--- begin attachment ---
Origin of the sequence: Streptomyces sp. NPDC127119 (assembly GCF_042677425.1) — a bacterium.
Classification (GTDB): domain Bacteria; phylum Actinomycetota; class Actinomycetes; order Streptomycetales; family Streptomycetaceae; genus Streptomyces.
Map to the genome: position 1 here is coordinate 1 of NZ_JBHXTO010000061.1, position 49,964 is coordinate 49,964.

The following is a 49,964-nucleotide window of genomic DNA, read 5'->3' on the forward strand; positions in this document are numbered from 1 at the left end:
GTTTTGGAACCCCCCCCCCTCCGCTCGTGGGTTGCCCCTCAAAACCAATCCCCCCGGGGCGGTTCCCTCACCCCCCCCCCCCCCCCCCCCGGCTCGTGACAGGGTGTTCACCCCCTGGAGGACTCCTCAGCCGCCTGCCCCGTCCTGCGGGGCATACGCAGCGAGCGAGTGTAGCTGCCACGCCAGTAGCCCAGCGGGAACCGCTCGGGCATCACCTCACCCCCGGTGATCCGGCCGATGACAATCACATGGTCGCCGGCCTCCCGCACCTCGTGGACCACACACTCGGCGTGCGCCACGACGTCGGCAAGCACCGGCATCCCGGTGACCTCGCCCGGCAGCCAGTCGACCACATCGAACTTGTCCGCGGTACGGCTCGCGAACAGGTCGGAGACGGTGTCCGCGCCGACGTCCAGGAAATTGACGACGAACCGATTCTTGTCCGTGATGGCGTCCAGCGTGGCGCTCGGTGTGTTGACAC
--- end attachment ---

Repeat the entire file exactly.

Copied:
Origin of the sequence: Streptomyces sp. NPDC127119 (assembly GCF_042677425.1) — a bacterium.
Classification (GTDB): domain Bacteria; phylum Actinomycetota; class Actinomycetes; order Streptomycetales; family Streptomycetaceae; genus Streptomyces.
Map to the genome: position 1 here is coordinate 1 of NZ_JBHXTO010000061.1, position 49,964 is coordinate 49,964.

The following is a 49,964-nucleotide window of genomic DNA, read 5'->3' on the forward strand; positions in this document are numbered from 1 at the left end:
GTTTTGGAACCCCCCCCCCTCCGCTCGTGGGTTGCCCCTCAAAACCAATCCCCCCGGGGCGGTTCCCTCACCCCCCCCCCCCCCCCCCCCGGCTCGTGACAGGGTGTTCACCCCCTGGAGGACTCCTCAGCCGCCTGCCCCGTCCTGCGGGGCATACGCAGCGAGCGAGTGTAGCTGCCACGCCAGTAGCCCAGCGGGAACCGCTCGGGCATCACCTCACCCCCGGTGATCCGGCCGATGACAATCACATGGTCGCCGGCCTCCCGCACCTCGTGGACCACACACTCGGCGTGCGCCACGACGTCGGCAAGCACCGGCATCCCGGTGACCTCGCCCGGCAGCCAGTCGACCACATCGAACTTGTCCGCGGTACGGCTCGCGAACAGGTCGGAGACGGTGTCCGCGCCGACGTCCAGGAAATTGACGACGAACCGATTCTTGTCCGTGATGGCGTCCAGCGTGGCGCTCGGTGTGTTGACAC